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From: Tobias Schwinger (tschwinger_at_[hidden])
Date: 2006-12-14 13:43:35

Hi Gennadiy,

sorry for jumping in here. But I believe this post might need a bugfix.

Gennadiy Rozental wrote:
> "John Maddock" <john_at_[hidden]> wrote in message
> news:006401c71f85$12d1a8b0$20570252_at_fuji...
>>Weapon Liu wrote:
>>>I personally very like this fancy facility, and that's why I present
>>>these mumbles here to annoy you guys( if so, my apologies go here:-))
>>>Any comments?
>>I can give you one use I have for tuples:
>>I have a piece of boilerplate code that accepts a tuple (of any size) and
>>prints out either a csv file or a boost::array C++ code conaining the data
>>It allows me to output data for graphing, or matrixes of test data very
>>quickly just by creating a short function that returns a tuple, and then
>>passing that function to my boilerplate. If I want more columns of data I
>>just increase the size of tuple by 1.
>>I suppose I could have used a vector instead, but it's less elegant
> How the std::vector<boost::variant> is less elegant?
> 1. It's could be implemented in cpp file. Your tuple based solution is in
> header right?

Right. It can be both an advantage or an disadvantage depending on what you're up to (modularity vs. genericity).

(Sidenote: If you know how the tuples will look like you can instantiate them explicitly and toast them into a cpp file, but I'd probably go for vector<variant> in case I need a translation boundary for the sake of convenience).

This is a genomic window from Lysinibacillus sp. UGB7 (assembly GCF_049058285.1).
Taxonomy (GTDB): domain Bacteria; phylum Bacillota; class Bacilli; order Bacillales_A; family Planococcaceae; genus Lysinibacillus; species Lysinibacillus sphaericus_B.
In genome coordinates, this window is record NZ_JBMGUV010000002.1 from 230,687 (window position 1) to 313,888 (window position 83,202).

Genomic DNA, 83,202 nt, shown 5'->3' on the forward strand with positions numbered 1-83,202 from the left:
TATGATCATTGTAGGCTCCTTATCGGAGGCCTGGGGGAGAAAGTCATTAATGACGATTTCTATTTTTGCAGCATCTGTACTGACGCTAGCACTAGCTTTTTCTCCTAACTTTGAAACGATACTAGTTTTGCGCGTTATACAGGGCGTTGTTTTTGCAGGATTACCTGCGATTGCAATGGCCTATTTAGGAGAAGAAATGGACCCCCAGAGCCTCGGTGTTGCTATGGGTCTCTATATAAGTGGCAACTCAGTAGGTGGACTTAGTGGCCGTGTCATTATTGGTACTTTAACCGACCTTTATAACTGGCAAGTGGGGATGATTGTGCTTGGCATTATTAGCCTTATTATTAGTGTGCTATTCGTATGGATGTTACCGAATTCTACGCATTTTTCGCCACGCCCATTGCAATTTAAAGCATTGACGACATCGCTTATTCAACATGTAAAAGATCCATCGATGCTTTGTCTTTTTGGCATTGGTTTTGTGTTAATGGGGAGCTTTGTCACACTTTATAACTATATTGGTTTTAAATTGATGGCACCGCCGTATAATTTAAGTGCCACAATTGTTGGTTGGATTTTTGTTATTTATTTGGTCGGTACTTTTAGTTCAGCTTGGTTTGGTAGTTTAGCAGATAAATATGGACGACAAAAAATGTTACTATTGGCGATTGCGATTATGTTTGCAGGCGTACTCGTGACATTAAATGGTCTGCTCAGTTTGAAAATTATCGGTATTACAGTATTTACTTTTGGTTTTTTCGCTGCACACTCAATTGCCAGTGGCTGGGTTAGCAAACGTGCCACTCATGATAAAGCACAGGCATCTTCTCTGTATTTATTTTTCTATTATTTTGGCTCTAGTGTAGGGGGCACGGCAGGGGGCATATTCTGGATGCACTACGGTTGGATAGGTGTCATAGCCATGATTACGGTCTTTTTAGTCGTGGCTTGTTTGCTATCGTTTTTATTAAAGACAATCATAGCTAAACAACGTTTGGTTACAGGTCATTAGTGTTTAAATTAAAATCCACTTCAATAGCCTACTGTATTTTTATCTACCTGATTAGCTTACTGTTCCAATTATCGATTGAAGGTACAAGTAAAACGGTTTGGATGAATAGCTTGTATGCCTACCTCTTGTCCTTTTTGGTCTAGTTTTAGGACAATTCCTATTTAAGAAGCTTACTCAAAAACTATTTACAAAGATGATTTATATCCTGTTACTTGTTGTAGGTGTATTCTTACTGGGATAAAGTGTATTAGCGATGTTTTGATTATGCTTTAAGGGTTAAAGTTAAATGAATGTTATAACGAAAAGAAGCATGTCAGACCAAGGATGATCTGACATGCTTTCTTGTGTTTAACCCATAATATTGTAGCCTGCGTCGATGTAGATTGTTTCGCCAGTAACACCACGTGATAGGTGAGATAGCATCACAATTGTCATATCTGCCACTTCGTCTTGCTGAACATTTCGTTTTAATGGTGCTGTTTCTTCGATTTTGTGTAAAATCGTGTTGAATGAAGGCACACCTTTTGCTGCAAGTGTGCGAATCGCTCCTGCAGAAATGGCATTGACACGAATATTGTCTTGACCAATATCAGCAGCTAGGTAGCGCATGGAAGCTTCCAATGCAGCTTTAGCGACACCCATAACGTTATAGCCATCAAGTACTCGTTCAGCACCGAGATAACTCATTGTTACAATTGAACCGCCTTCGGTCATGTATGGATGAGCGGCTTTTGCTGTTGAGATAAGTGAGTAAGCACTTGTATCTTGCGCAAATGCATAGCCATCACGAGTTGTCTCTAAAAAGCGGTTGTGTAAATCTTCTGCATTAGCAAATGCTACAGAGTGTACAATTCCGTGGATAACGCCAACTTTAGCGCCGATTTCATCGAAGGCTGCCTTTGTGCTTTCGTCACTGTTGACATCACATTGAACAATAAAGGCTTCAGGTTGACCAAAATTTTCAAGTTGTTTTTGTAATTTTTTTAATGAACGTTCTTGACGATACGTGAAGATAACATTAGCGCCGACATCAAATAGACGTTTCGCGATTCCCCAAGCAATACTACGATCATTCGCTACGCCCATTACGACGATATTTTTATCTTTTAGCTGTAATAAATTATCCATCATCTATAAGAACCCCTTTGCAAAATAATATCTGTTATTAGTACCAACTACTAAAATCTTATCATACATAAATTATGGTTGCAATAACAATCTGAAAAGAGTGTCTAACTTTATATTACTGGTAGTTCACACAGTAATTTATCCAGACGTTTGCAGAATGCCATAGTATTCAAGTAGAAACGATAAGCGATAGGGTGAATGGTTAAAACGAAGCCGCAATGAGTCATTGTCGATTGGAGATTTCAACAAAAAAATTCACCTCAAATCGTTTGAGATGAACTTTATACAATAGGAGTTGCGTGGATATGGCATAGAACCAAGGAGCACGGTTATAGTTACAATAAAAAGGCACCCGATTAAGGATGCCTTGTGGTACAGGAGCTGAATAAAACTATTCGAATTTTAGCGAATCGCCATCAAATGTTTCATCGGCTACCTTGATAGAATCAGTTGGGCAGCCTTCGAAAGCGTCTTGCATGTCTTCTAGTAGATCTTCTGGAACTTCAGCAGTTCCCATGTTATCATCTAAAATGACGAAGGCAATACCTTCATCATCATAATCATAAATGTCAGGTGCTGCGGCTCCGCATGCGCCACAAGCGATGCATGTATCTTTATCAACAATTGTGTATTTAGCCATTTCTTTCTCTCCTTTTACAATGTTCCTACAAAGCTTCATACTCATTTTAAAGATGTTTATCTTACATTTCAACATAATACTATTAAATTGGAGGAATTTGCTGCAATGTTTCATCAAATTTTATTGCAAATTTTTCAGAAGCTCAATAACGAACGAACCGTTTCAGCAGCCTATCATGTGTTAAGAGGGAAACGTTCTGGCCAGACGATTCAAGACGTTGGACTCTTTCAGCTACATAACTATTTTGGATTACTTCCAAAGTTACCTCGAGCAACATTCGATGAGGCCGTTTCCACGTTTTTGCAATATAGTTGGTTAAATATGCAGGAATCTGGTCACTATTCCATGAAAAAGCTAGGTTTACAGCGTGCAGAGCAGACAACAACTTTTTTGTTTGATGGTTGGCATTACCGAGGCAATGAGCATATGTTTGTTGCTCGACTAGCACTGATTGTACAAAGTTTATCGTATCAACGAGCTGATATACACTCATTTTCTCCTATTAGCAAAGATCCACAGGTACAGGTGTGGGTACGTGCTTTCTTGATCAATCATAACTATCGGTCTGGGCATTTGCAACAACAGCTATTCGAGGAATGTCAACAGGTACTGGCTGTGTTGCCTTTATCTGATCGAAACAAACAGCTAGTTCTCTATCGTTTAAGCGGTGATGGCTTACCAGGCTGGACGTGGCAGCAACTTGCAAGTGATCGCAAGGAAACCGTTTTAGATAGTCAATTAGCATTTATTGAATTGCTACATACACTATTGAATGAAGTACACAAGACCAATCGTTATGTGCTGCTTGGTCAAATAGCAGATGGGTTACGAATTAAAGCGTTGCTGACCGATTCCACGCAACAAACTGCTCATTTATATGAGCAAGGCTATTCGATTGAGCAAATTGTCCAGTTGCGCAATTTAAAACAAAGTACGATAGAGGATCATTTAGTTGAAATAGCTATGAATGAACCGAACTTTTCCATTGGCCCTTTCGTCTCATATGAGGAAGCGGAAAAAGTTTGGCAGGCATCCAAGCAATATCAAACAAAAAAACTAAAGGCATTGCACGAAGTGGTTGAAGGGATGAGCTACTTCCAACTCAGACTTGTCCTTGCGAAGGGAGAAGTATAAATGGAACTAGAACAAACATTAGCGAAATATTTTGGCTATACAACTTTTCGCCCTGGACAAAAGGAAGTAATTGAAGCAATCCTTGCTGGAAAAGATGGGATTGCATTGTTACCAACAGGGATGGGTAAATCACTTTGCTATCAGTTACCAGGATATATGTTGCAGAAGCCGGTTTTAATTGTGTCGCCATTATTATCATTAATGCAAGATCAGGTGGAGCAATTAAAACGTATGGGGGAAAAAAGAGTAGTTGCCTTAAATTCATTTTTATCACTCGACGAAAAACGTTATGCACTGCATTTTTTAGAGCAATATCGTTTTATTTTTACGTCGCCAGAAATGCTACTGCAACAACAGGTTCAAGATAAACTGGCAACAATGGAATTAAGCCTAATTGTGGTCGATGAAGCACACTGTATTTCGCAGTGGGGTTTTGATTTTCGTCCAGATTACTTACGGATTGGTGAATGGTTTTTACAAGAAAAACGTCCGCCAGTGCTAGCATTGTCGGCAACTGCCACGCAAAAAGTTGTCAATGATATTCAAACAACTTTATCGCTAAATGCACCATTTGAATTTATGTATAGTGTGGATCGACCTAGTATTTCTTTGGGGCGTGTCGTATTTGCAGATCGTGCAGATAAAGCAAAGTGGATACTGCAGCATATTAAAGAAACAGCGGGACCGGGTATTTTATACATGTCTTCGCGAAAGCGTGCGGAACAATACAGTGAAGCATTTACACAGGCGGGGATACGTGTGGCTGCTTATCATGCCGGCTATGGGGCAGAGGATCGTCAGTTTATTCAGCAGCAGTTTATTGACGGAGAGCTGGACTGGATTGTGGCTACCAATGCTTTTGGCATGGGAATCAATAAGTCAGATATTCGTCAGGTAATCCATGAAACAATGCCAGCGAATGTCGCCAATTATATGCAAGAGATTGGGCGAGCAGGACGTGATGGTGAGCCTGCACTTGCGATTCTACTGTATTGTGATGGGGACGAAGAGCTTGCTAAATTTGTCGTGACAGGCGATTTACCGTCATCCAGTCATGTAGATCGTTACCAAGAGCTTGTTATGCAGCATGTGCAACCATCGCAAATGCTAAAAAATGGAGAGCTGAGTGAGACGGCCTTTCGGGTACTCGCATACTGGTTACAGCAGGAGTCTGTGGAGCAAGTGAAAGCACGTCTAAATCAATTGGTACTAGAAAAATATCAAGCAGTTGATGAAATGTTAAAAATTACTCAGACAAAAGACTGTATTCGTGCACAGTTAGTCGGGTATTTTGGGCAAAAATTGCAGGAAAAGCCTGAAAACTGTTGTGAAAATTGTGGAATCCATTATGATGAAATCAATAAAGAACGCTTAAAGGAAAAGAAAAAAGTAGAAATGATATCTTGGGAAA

> 2. It allows dynamically sized entries, so you could skip some of the
> default values
> 3. It's as fast of could be even faster since we don't need to pass big
> structures around

AFAIK Boost.Variant calculates the storage size based on the largest object (just like a union does). It also has good reason to do so since heap allocation is an expensive operation.
IOW if we have vector< variant<some_huge_class,int,int> > and most of the variants in the vector are ints we're wasting memory.

> The only drawback is that you need to know set of types ahead of time. But
> this is minor IMO and it's quite easy to add an extra type whether a need
> arise.

Here's another drawback: Say we want to visit every entry in the sequence and use an appropriate function for each type of thing we find. With vector< variant<...> > we need a) a loop and b) to choose the function at runtime. Both can be eliminated with Fusion and it even takes less code to emphasize it.



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